Erez Marom: Why you shouldn't always believe the forecast
Landscape photographers love looking at weather forecasts, and for good reason. The more prepared you are for what’s going to happen, the logic goes, the better equipped you are to deal with cloud conditions, the light direction and intensity, and the more you can plan your shot to make sure you get to the right place at the right time to achieve the image you've been planning.
|You can't always believe the forecast. With the aurora forecast predicting no activity, I was focused on shooting some star trails at lake Mývatn in Iceland, but against the odds, the sky broke into the most amazing aurora I've ever photographed.|
I fully support people who direct themselves mainly using weather forecasts. But the way I see it, if you limit yourself to shooting only in conditions that you've prepared for in advance, you miss out on all of the beauty, the adventure, the surprise – things that make out a whole experience, not only a planned shoot. Some of my favorite shots were taken in seemingly adverse conditions: extremely bad weather, poor Aurora forecast, in the 'wrong' season, you name it.
What started as a result of lack of knowledge and time – going to shoot when and where it's possible, instead of in the 'right' place and time - has now evolved into a conscious strategy, an awareness that forecast is only that – a forecast, and you can find most of the interest outside of the boundaries it seems to dictate. I find this attitude liberating, and even more importantly – beneficiary to my shots, in both diversity and visual appeal.
For example, let’s go back to a magical night in northern Iceland, February 2013. I had been working hard scouting locations for my Iceland workshops, and shooting, withstanding winds and fighting my way in the deep snow took all the precious energy I had. By evening, temperatures were down to -15 degrees and I was getting quite exhausted. On top of that, the Aurora forecast was a disappointing zero!
The logical thing to do was give up and go to sleep, but instead I decided to go and shoot star reflections on the snowy lake Mývatn. I wasn't expecting much more than stars, but then the magic of the unexpected happened: a faint green line appeared, first on my images (long exposure and high ISO reveal more than the eye can see at night), and then in front of my eyes. The green line gained strength and brightness and slowly began rising above the horizon. A few minutes later, a spectacular Aurora Borealis light show began – one of the most amazing I've seen to this day.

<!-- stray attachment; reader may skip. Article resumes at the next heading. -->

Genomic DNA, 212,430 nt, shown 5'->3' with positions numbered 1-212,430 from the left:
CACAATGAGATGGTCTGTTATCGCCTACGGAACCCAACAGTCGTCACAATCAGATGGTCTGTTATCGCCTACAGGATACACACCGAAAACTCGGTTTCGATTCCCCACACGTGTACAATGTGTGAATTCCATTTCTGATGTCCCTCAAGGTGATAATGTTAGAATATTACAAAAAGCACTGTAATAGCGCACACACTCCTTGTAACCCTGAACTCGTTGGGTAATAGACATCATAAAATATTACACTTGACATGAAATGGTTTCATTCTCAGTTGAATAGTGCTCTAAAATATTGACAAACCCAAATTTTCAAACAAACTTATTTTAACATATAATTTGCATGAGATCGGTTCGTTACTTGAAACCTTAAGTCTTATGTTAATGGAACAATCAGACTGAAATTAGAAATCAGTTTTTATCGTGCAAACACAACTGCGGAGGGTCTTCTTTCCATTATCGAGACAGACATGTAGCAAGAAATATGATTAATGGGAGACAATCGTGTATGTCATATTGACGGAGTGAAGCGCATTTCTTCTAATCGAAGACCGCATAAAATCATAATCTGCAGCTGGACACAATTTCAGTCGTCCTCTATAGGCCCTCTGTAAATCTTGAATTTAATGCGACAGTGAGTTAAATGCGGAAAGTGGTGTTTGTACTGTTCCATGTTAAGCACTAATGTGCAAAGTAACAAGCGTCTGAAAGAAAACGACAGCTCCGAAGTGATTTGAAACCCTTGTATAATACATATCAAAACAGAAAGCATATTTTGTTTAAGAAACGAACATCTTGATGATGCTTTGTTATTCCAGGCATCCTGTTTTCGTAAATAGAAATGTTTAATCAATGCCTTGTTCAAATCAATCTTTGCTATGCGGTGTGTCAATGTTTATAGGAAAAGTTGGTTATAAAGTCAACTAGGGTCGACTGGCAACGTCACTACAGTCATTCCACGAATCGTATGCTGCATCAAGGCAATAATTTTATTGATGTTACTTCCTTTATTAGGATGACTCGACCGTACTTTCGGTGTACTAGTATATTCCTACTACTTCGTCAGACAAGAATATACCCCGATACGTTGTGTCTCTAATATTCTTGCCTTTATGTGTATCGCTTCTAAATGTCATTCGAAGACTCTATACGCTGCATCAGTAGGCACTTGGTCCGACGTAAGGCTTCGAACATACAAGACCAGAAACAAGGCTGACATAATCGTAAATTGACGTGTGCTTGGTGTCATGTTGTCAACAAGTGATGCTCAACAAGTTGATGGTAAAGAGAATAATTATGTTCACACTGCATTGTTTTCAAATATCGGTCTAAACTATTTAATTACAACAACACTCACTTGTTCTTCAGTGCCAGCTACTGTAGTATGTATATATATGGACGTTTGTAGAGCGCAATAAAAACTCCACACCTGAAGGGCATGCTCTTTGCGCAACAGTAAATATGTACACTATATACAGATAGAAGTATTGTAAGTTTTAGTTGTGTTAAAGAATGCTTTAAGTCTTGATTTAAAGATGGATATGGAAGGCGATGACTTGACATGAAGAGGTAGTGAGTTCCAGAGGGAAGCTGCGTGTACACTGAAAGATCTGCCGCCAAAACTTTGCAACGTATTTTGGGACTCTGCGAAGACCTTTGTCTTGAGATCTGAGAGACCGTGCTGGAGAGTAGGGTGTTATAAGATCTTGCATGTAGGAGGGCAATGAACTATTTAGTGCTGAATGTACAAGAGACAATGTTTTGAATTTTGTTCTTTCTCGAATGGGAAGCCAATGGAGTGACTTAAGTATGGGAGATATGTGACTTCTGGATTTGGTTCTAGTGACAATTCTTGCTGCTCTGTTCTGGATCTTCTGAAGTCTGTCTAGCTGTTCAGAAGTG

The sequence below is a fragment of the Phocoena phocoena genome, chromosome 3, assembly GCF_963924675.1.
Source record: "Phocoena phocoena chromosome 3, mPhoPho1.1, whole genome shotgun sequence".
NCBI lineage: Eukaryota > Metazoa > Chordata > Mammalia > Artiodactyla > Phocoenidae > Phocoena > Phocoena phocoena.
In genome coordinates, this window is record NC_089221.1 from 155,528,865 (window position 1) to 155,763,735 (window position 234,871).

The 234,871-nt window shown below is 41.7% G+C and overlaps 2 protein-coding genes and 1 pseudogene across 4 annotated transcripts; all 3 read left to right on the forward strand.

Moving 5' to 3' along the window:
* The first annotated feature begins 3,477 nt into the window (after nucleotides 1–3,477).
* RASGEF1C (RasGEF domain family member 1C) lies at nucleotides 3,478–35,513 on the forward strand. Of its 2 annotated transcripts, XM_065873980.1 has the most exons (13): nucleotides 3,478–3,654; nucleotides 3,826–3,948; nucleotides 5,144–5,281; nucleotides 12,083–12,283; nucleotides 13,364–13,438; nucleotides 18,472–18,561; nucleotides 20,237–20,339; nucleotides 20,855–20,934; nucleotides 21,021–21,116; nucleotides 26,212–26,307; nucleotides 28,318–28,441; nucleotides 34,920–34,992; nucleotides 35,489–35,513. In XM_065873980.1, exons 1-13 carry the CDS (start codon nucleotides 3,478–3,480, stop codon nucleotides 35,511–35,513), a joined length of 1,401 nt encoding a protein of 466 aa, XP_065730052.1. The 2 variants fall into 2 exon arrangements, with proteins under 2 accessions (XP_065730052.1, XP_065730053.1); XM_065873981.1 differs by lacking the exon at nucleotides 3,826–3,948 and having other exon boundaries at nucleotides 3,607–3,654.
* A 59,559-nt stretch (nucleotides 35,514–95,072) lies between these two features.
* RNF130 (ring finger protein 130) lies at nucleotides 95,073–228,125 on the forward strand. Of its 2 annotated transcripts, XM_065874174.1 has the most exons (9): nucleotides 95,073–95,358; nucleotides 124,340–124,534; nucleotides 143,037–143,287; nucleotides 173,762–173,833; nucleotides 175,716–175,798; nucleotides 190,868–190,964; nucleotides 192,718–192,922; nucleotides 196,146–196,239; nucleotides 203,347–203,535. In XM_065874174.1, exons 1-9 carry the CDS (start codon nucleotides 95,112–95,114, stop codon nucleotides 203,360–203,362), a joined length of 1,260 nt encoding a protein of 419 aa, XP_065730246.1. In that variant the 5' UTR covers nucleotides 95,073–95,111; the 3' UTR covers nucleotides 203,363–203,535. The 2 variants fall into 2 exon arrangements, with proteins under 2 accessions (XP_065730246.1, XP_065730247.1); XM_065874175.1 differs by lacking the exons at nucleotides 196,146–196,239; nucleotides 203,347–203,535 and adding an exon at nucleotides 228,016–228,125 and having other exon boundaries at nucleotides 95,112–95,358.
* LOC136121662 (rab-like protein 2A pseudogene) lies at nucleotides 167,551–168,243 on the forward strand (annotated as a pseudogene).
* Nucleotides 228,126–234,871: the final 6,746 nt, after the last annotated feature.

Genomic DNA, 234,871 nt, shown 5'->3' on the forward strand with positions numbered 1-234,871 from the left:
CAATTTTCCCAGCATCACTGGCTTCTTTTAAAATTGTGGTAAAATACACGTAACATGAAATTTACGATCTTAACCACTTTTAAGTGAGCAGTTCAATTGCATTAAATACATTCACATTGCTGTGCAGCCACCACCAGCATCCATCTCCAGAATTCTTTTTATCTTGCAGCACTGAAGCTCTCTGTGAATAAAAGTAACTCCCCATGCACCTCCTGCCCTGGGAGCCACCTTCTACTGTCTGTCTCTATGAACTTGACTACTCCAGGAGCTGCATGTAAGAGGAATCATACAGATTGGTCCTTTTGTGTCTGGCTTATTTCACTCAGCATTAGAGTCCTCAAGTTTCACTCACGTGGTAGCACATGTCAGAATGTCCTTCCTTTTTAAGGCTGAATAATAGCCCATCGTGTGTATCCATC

On another occasion, again in Iceland, I was shooting with a friend in the southern village of Vik. The weather was terrible: a day or two before we were confined to our hotel for 24 hours under a monstrous snow storm, and the snow was still falling, accompanied by harsh winds. Against all sense, we decided to try our luck and ignore the forecast. When approaching the black beach, we were struck by sharp hail stinging our faces.
My friend and I had to stand there like penguins, unable to see or do anything for the good part of an hour. But then, the hail stopped for a few minutes, and I was left with a black beach, completely covered by white grains. This was one of the most unique landscapes I'd seen, and without a doubt a very original capture of this ultra-photographed location. Again, going against the forecast proved the right thing to do in retrospect.
There are many more examples, one of them being a personal favorite, 'Dark Matter', an image I shot during a rain storm in southern Iceland. To read more about this image and how I shot it, see here.
Ignoring the forecast can seem counter-intuitive. But as nature photographers, the most interesting, visually compelling and exciting shooting experiences come at the time and place where we least expect them.
Erez Marom is a professional nature photographer, photography guide and traveler based in Israel.
If you'd like to experience and shoot some of the most fascinating landscapes on earth with Erez as your guide, you're welcome to take a look at his unique photography workshops around the world:
Land of Ice - Southern Iceland - view trailer
Winter Paradise - Northern Iceland - view trailer
Northern Spirits - Lofoten Islands
Desert Storm - Namibia
Giants of the Andes and Fitz Roy Annex - Patagonia
More articles by Erez Marom:
- Winter Photography in Iceland
- Behind the Shot: Dark Matter
- Behind the Shot: Nautilus
- Behind the Shot: Lost in Space
- Behind the Shot: Winter Paradise
- Mountain Magic: Shooting in the Lofoten Islands
- Behind the Shot: Flames of the North
- Behind the Shot: Spot the Shark
- Ghost Town: Shooting in Kolmanskop
- Behind the Shot: Dali's Dream
- Quick Look: The art of the unforeground
Nov 1, 2016
Jul 3, 2016
'I instinctively felt I had an extraordinary image': Ansel Adams on capturing Moonrise over Hernandez
Jun 25, 2016
Oct 25, 2015
- Fujifilm X-T223.6%
- Nikon D50025.4%
- Nikon AF-S 105mm F1.4E8.2%
- Olympus M.Zuiko 12-100mm F47.5%
- Panasonic Lumix DMC-G857.2%
- Sigma 85mm F1.4 Art6.7%
- Sigma 50-100mm F1.8 Art5.1%
- Sony a63006.4%
- Sony Cyber-shot RX10 III3.7%
- Sony Cyber-shot RX100 V6.3%
|winterblues by richmot|
from Best Landscape 2016
|Cold morning by Kaappo|
from A Winter Wonderland
|The Rock. by SpartanWarrior|
from Sea colors